This Court has not heretofore ruled that Congress may require the holder of an obligation to accept payment in subsequently devalued coins, or promises by the government to pay in such coins. The legislation before us attempts this very thing. If this is permissible then a gold dollar containing one grain of gold may become the standard, all contract rights fall, and huge profits appear on the Treasury books. Instead of $2,800,000,000 as recently reported, perhaps $20,000,000,000, maybe enough to cancel the public debt, maybe more!
The power to issue bills and “regulate values” of coin cannot be so enlarged as to authorize arbitrary action, whose immediate purpose and necessary effect is destruction of individual rights. [Footnote 2/2] As this Court has said, a “power to regulate is not a power to destroy.” Reagan v. Farmers’ Loan & Trust Co., 154 U. S. 362, 154 U. S. 398. The Fifth Amendment limits all governmental powers. We are dealing here with a debased standard, adopted with the definite purpose to destroy obligations. Such arbitrary and oppressive action is not within any congressional power heretofore recognized.
The authority of Congress to create legal tender obligations in times of peace is derived from the power to borrow money; this cannot be extended to embrace the destruction of all credits.
There was no coin — specie — in general circulation in the United States between 1862 and 1879. Both gold and silver were treated in business as commodities. The Legal Tender cases arose during that period.
CORPORATE BONDS —
The gold clauses in these bonds were valid, and in entire harmony with public policy when executed. They are property. Lynch v. United States, 292 U. S. 571, 292 U. S. 579. To destroy a validly acquired right is the taking of property. Osborn v. Nicholson, 13 Wall. 654, 80 U. S. 662. They established a measure of value and supply a basis for recovery if broken. Their policy and purpose were stamped with affirmative approval by the government when inserted in its bonds.
The clear intent of the parties was that, in case the standard of 1900 should be withdrawn, and a new and less valuable one set up, the debtor could be required to pay the value of the contents of the old standard in terms of the new currency, whether coin or paper. If gold measured by prevailing currency had declined, the debtor would have received the benefit. The Agricultural Adjustment Act of May 12th discloses a fixed purpose to raise the nominal value of farm products by depleting the standard dollar. It authorized the President to reduce the gold in the standard, and further provided that all forms of currency shall be legal tender. The result expected to follow was increase in nominal values of commodities and depreciation of contractual obligations. The purpose of § 43, incorporated by the Senate as an amendment to the House Bill, was clearly stated by the Senator who presented it. [Footnote 2/3] It was the destruction of lawfully acquired rights.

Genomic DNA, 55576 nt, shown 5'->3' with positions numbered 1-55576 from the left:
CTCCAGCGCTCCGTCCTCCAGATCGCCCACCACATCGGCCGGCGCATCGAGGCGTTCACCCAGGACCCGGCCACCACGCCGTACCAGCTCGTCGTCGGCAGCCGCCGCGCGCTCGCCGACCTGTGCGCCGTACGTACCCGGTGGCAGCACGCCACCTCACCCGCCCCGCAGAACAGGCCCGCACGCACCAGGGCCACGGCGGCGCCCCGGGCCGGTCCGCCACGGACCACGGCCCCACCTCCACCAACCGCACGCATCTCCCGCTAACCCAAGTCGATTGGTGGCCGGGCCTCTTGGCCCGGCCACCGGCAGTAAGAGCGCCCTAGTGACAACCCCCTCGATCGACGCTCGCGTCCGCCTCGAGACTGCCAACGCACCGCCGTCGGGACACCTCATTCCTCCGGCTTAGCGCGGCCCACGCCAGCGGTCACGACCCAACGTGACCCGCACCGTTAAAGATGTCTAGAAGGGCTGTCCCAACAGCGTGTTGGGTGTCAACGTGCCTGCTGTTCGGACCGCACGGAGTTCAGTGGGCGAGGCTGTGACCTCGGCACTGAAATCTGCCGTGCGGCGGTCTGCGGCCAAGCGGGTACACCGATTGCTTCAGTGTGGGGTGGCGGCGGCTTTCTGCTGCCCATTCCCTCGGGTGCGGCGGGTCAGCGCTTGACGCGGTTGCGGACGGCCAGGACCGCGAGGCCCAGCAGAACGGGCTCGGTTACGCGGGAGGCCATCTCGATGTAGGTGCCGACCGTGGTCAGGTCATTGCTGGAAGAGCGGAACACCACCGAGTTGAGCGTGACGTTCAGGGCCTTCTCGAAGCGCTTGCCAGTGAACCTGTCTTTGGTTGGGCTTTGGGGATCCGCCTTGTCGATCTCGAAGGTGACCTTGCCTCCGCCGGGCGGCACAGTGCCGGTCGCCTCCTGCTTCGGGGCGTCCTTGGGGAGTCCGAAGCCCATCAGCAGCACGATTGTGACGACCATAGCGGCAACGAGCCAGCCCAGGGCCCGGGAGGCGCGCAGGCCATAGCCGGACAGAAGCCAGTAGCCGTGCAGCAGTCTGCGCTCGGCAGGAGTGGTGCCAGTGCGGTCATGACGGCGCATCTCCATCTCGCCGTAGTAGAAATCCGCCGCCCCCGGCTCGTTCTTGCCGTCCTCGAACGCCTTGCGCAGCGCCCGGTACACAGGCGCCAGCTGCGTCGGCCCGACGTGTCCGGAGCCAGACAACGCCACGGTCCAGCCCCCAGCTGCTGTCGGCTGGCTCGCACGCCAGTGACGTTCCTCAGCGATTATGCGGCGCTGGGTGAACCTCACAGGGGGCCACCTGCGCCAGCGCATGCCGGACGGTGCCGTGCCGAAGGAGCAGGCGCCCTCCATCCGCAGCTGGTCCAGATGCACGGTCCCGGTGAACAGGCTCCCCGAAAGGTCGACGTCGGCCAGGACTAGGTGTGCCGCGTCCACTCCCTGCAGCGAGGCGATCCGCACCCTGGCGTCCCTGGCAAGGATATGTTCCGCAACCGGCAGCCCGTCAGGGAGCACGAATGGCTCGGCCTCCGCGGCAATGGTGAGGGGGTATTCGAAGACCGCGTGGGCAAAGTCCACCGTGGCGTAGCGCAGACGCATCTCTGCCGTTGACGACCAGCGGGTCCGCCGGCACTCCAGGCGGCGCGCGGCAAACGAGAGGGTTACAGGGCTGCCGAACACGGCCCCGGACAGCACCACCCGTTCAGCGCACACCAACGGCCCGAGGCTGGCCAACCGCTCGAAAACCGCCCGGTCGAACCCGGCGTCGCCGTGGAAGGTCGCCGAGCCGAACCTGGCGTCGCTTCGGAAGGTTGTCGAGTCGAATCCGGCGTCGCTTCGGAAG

In the circumstances existing just after the Act of May 12th, depreciation of the standard dollar by the presidential proclamation would not have decreased the amount required to meet obligations containing gold clauses. As to them, the depreciation of the standard would have caused an increase in the number of dollars of depreciated currency. General reduction of all debts could only be secured by first destroying the contracts evidenced by the gold clauses, and this the resolution of June 5th undertook to accomplish. It was aimed directly at those contracts, and had no definite relation to the power to issue bills or to coin or regulate the value of money.